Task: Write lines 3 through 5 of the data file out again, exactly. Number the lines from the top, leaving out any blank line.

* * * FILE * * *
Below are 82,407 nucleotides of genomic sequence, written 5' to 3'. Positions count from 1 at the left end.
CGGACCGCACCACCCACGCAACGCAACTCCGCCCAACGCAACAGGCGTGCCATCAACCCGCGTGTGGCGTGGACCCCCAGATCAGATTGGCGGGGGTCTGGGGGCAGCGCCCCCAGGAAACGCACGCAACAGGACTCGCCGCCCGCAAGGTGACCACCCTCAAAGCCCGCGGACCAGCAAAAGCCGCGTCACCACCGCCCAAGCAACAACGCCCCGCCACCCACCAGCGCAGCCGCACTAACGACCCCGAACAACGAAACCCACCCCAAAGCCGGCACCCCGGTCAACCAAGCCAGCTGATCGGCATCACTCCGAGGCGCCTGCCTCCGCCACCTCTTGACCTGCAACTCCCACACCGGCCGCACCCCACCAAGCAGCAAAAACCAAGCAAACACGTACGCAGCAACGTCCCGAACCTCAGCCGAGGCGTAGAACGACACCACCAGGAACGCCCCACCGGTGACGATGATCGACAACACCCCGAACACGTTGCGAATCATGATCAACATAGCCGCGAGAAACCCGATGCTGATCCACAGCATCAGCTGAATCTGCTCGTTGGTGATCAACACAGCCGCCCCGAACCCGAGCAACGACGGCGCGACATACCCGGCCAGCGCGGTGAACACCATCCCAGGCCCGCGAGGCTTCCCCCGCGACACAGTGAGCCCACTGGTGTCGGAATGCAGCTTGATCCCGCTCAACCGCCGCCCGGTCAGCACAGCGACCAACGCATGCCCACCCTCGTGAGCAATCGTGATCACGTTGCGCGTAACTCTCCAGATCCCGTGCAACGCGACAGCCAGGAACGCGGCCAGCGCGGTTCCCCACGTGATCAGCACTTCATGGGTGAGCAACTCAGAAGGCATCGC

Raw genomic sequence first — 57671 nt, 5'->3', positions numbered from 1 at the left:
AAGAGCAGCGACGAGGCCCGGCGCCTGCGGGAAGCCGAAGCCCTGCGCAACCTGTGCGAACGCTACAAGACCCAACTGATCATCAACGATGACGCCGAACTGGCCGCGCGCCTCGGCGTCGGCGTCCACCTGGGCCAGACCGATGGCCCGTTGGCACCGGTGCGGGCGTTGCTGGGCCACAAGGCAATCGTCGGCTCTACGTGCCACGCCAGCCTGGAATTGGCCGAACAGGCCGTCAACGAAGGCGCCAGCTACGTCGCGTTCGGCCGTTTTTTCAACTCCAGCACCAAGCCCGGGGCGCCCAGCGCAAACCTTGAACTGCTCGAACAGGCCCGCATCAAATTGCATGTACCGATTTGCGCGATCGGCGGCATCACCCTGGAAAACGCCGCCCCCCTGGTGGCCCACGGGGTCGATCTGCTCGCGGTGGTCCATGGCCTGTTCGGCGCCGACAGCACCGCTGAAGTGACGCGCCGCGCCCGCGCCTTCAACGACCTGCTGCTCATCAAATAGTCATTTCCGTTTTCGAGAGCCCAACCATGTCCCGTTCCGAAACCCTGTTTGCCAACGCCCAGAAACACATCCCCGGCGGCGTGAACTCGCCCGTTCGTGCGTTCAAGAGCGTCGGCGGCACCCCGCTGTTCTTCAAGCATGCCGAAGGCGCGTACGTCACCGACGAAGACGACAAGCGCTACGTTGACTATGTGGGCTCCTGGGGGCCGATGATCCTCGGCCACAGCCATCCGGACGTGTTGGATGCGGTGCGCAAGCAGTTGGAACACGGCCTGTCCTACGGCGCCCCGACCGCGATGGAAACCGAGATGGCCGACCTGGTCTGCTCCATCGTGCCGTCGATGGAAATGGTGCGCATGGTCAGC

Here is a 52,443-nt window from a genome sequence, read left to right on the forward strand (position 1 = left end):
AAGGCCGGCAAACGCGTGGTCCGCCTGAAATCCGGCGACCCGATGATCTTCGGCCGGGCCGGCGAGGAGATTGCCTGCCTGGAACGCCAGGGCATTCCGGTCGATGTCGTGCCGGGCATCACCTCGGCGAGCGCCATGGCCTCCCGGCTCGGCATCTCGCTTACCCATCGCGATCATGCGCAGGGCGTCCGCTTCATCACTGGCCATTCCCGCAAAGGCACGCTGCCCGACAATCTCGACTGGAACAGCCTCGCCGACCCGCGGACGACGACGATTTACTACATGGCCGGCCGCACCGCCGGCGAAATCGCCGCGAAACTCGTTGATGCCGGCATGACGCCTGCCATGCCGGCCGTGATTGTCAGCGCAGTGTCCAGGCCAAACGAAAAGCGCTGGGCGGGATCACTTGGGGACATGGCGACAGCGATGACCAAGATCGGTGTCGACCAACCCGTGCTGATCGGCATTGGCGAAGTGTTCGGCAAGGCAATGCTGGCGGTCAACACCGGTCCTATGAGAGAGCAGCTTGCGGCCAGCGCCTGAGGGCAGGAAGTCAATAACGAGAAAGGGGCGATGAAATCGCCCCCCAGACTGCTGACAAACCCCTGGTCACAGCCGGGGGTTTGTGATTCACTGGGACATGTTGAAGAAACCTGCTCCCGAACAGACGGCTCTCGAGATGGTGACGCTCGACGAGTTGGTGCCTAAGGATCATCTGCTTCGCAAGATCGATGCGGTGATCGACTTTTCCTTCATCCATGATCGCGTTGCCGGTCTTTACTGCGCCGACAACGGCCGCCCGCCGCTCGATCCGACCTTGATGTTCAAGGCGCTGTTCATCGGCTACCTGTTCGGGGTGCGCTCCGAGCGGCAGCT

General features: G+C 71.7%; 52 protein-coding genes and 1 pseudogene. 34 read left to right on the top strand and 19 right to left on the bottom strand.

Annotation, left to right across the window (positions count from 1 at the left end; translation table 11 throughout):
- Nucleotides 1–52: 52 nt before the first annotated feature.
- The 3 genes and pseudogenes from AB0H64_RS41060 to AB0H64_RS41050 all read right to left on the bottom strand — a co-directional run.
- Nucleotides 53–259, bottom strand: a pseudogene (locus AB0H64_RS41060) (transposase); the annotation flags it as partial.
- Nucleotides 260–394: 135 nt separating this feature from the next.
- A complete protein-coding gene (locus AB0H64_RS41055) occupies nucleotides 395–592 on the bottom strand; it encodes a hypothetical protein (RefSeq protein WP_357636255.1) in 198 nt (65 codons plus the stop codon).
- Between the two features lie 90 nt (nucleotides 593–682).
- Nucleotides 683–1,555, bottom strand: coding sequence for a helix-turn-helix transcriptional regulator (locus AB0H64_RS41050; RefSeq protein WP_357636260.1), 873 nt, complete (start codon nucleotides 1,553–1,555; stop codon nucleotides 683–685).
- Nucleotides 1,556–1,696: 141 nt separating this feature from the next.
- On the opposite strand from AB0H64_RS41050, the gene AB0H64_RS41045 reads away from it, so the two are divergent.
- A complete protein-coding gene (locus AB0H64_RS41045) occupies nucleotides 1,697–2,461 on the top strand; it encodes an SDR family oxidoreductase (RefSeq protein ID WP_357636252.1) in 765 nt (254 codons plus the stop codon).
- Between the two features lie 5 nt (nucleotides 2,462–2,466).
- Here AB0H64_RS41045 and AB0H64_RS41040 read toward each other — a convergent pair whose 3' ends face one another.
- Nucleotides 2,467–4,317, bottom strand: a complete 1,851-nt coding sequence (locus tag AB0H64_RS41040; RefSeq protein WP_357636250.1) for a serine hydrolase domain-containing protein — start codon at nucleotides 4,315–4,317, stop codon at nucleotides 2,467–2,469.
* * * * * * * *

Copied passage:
Raw genomic sequence first — 57671 nt, 5'->3', positions numbered from 1 at the left:
AAGAGCAGCGACGAGGCCCGGCGCCTGCGGGAAGCCGAAGCCCTGCGCAACCTGTGCGAACGCTACAAGACCCAACTGATCATCAACGATGACGCCGAACTGGCCGCGCGCCTCGGCGTCGGCGTCCACCTGGGCCAGACCGATGGCCCGTTGGCACCGGTGCGGGCGTTGCTGGGCCACAAGGCAATCGTCGGCTCTACGTGCCACGCCAGCCTGGAATTGGCCGAACAGGCCGTCAACGAAGGCGCCAGCTACGTCGCGTTCGGCCGTTTTTTCAACTCCAGCACCAAGCCCGGGGCGCCCAGCGCAAACCTTGAACTGCTCGAACAGGCCCGCATCAAATTGCATGTACCGATTTGCGCGATCGGCGGCATCACCCTGGAAAACGCCGCCCCCCTGGTGGCCCACGGGGTCGATCTGCTCGCGGTGGTCCATGGCCTGTTCGGCGCCGACAGCACCGCTGAAGTGACGCGCCGCGCCCGCGCCTTCAACGACCTGCTGCTCATCAAATAGTCATTTCCGTTTTCGAGAGCCCAACCATGTCCCGTTCCGAAACCCTGTTTGCCAACGCCCAGAAACACATCCCCGGCGGCGTGAACTCGCCCGTTCGTGCGTTCAAGAGCGTCGGCGGCACCCCGCTGTTCTTCAAGCATGCCGAAGGCGCGTACGTCACCGACGAAGACGACAAGCGCTACGTTGACTATGTGGGCTCCTGGGGGCCGATGATCCTCGGCCACAGCCATCCGGACGTGTTGGATGCGGTGCGCAAGCAGTTGGAACACGGCCTGTCCTACGGCGCCCCGACCGCGATGGAAACCGAGATGGCCGACCTGGTCTGCTCCATCGTGCCGTCGATGGAAATGGTGCGCATGGTCAGC

Here is a 52,443-nt window from a genome sequence, read left to right on the forward strand (position 1 = left end):